From User Story to User Interface

This tutorial was run by Jeff Patton. The focus was on building paper prototypes as a means of soliciting customer feedback on story details.

Jesse James Garrett has defined a user interface as consisting of the following layers that range from concrete to abstract:

  1. Surface – The finished visual design – colours, fonts, etc.
  2. Skeleton – The layout and functional compartments – navigation bars, headers, footers, etc.
  3. Structure – Defines navigation from place to place in the UI – task panes, dialogues, etc.
  4. Scope – Specific user tasks – enter data, graph data, etc.
  5. Strategy – Developed from user types and business goals.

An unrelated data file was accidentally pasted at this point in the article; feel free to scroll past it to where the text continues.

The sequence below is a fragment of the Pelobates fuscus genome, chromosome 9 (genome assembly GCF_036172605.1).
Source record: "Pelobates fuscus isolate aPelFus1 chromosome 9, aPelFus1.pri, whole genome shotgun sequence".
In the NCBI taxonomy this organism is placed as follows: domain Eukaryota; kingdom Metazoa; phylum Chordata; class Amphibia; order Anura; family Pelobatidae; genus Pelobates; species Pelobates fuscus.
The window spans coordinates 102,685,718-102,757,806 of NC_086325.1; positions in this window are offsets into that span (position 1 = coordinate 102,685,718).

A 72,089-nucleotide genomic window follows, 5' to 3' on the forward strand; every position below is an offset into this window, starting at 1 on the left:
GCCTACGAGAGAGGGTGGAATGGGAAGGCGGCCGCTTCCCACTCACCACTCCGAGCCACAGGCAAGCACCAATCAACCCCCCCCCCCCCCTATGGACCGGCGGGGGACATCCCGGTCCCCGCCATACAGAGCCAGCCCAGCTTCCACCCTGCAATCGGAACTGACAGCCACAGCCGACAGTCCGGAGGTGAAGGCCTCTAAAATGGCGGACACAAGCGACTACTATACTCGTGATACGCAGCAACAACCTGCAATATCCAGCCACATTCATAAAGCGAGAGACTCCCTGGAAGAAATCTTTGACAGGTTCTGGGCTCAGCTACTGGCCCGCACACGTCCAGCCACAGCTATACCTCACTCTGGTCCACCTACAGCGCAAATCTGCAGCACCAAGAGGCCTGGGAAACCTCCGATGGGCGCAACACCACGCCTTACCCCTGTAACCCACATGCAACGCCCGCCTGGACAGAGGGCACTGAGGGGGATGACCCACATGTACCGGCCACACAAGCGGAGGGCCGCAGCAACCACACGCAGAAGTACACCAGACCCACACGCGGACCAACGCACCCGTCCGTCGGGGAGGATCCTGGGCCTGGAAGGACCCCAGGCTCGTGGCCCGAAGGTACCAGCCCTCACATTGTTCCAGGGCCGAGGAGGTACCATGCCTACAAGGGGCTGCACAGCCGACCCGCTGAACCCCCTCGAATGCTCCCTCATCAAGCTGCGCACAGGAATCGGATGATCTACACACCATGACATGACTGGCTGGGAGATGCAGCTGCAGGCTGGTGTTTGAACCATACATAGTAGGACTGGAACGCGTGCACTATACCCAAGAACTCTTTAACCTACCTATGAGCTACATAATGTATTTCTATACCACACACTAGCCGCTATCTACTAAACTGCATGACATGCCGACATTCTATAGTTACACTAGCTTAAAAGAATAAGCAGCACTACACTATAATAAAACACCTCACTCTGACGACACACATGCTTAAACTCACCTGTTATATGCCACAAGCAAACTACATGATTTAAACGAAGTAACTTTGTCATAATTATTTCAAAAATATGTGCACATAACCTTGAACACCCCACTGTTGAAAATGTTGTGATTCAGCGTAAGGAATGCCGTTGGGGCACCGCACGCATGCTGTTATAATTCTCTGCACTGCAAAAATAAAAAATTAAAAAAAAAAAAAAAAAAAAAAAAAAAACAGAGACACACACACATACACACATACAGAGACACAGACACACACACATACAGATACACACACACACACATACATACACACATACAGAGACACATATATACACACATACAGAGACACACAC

For example, applying this framework to a house would look like this:

  1. Surface – Paint colours, material selections, etc.
  2. Skeleton – Room layouts, positioning of fixed elements such as cupboards, sinks, etc.
  3. Structure – Room plan
  4. Scope – Eat, sleep, store food, entertain guests, etc.
  5. Strategy – Live comfortably, stay clean, etc.

Of course, user stories tend to live at the Scope level because they represent specific tasks intended to enable users to achieve business goals. Our objective in the tutorial was to create a prototype to elaborate on the Structure, Skeleton and Surface elements for a specific story using paper prototyping techniques.

We were provided with paper, sticky notes, markers, etc. and a story that involved searching for CDs in a store using a self-serve touch screen kiosk. Here’s a picture of the prototype we came up with, which was well received during follow-up user testing.

Here’s what our prototype ended up looking like:

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